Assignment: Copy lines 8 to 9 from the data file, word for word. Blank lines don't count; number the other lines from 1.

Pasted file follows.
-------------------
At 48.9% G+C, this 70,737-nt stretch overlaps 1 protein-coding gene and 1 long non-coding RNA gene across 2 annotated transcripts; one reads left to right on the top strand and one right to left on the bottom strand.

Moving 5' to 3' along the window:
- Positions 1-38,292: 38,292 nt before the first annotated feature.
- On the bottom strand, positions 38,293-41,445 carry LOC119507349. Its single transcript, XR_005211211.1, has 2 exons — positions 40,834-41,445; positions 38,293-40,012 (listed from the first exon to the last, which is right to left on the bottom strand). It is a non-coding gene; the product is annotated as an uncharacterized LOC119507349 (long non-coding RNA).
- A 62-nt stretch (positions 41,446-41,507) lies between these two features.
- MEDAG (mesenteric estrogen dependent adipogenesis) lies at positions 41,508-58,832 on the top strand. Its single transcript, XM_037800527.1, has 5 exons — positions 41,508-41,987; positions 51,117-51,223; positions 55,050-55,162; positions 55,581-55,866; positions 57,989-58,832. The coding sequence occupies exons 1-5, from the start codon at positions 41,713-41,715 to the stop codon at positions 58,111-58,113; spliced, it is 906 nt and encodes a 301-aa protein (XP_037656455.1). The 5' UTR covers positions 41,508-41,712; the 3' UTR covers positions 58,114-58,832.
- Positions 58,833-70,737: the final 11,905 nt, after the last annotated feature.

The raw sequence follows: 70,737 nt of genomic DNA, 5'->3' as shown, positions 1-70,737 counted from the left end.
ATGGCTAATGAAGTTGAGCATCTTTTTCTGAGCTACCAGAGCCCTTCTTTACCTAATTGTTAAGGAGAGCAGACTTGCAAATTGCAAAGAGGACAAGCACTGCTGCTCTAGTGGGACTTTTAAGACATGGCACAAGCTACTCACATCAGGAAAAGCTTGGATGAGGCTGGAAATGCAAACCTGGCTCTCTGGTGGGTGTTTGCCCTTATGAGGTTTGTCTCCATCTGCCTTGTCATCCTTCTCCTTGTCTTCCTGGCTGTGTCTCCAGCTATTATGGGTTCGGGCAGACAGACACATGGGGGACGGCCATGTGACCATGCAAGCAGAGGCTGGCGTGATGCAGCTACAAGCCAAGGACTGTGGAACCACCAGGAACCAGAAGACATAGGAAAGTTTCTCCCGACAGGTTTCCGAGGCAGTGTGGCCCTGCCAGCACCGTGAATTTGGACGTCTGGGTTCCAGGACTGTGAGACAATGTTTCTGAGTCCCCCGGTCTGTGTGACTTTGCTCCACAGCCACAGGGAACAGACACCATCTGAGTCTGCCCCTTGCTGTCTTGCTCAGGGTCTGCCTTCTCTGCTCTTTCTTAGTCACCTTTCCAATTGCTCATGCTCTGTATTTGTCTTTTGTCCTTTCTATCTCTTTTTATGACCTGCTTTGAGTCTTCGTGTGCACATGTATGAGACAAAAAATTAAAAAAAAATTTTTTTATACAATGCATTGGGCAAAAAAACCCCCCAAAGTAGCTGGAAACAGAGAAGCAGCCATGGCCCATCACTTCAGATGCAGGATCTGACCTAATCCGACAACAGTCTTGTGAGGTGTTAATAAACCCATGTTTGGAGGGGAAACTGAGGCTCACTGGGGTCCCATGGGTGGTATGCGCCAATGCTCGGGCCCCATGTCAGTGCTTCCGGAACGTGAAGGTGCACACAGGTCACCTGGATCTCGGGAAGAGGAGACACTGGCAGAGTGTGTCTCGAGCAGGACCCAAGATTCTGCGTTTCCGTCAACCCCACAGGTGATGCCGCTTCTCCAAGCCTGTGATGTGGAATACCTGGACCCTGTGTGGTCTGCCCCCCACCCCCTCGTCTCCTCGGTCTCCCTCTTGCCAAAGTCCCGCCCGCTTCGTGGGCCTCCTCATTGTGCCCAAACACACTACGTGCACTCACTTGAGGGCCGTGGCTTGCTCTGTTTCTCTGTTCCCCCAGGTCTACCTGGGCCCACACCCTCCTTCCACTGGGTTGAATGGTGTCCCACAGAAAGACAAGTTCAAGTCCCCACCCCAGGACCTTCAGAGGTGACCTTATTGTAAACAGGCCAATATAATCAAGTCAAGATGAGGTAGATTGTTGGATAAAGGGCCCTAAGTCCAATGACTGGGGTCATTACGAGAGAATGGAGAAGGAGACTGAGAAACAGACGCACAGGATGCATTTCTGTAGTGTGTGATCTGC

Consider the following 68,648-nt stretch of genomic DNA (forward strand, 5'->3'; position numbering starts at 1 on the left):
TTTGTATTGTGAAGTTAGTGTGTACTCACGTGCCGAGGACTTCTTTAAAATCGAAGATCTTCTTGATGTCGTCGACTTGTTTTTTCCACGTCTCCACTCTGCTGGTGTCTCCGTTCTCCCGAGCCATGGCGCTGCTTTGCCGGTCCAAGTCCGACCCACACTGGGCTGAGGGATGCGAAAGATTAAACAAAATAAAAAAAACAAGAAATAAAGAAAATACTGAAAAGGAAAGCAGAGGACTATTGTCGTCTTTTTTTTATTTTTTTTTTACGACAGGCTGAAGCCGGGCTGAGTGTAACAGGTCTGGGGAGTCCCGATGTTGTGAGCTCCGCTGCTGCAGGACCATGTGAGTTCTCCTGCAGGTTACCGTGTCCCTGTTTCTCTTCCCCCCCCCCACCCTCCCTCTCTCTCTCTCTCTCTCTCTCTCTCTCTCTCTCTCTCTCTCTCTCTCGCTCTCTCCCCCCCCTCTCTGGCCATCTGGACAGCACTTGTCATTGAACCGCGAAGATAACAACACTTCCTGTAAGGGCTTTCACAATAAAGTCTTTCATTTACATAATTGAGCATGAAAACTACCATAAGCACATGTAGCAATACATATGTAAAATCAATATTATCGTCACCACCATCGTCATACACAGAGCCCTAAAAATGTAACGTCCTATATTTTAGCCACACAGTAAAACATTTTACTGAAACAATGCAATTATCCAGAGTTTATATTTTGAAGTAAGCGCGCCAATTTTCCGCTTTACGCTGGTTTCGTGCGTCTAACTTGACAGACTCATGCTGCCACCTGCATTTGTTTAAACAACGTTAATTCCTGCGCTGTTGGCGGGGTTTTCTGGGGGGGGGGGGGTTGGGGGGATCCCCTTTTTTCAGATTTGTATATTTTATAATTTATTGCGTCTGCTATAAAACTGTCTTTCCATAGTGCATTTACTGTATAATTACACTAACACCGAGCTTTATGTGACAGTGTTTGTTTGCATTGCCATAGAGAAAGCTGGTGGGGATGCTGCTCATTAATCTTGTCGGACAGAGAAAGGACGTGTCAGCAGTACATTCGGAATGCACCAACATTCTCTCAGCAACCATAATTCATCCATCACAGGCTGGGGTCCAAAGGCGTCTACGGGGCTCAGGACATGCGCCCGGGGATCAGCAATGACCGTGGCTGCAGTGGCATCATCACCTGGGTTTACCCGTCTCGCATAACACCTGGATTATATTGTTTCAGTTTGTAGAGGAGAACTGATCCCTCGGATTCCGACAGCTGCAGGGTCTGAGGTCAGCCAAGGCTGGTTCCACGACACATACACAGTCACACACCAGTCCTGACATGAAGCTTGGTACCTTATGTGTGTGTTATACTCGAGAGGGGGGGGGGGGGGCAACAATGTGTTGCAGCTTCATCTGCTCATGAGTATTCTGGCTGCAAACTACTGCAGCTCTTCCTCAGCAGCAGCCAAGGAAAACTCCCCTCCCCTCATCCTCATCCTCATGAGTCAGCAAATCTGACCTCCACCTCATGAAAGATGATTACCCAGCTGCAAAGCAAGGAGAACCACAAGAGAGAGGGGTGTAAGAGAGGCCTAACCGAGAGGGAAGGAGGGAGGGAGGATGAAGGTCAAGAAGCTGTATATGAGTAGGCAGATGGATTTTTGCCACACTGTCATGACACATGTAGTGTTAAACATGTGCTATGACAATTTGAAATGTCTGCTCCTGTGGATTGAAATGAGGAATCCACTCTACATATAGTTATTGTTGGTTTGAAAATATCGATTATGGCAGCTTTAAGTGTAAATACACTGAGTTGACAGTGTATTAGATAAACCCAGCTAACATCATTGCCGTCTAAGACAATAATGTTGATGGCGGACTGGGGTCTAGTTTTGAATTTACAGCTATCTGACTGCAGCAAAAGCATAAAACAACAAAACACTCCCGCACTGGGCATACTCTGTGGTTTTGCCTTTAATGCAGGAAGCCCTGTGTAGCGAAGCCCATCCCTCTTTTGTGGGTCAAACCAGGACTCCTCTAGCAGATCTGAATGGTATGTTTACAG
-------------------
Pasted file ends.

The raw sequence follows: 70,737 nt of genomic DNA, 5'->3' as shown, positions 1-70,737 counted from the left end.
ATGGCTAATGAAGTTGAGCATCTTTTTCTGAGCTACCAGAGCCCTTCTTTACCTAATTGTTAAGGAGAGCAGACTTGCAAATTGCAAAGAGGACAAGCACTGCTGCTCTAGTGGGACTTTTAAGACATGGCACAAGCTACTCACATCAGGAAAAGCTTGGATGAGGCTGGAAATGCAAACCTGGCTCTCTGGTGGGTGTTTGCCCTTATGAGGTTTGTCTCCATCTGCCTTGTCATCCTTCTCCTTGTCTTCCTGGCTGTGTCTCCAGCTATTATGGGTTCGGGCAGACAGACACATGGGGGACGGCCATGTGACCATGCAAGCAGAGGCTGGCGTGATGCAGCTACAAGCCAAGGACTGTGGAACCACCAGGAACCAGAAGACATAGGAAAGTTTCTCCCGACAGGTTTCCGAGGCAGTGTGGCCCTGCCAGCACCGTGAATTTGGACGTCTGGGTTCCAGGACTGTGAGACAATGTTTCTGAGTCCCCCGGTCTGTGTGACTTTGCTCCACAGCCACAGGGAACAGACACCATCTGAGTCTGCCCCTTGCTGTCTTGCTCAGGGTCTGCCTTCTCTGCTCTTTCTTAGTCACCTTTCCAATTGCTCATGCTCTGTATTTGTCTTTTGTCCTTTCTATCTCTTTTTATGACCTGCTTTGAGTCTTCGTGTGCACATGTATGAGACAAAAAATTAAAAAAAAATTTTTTTATACAATGCATTGGGCAAAAAAACCCCCCAAAGTAGCTGGAAACAGAGAAGCAGCCATGGCCCATCACTTCAGATGCAGGATCTGACCTAATCCGACAACAGTCTTGTGAGGTGTTAATAAACCCATGTTTGGAGGGGAAACTGAGGCTCACTGGGGTCCCATGGGTGGTATGCGCCAATGCTCGGGCCCCATGTCAGTGCTTCCGGAACGTGAAGGTGCACACAGGTCACCTGGATCTCGGGAAGAGGAGACACTGGCAGAGTGTGTCTCGAGCAGGACCCAAGATTCTGCGTTTCCGTCAACCCCACAGGTGATGCCGCTTCTCCAAGCCTGTGATGTGGAATACCTGGACCCTGTGTGGTCTGCCCCCCACCCCCTCGTCTCCTCGGTCTCCCTCTTGCCAAAGTCCCGCCCGCTTCGTGGGCCTCCTCATTGTGCCCAAACACACTACGTGCACTCACTTGAGGGCCGTGGCTTGCTCTGTTTCTCTGTTCCCCCAGGTCTACCTGGGCCCACACCCTCCTTCCACTGGGTTGAATGGTGTCCCACAGAAAGACAAGTTCAAGTCCCCACCCCAGGACCTTCAGAGGTGACCTTATTGTAAACAGGCCAATATAATCAAGTCAAGATGAGGTAGATTGTTGGATAAAGGGCCCTAAGTCCAATGACTGGGGTCATTACGAGAGAATGGAGAAGGAGACTGAGAAACAGACGCACAGGATGCATTTCTGTAGTGTGTGATCTGC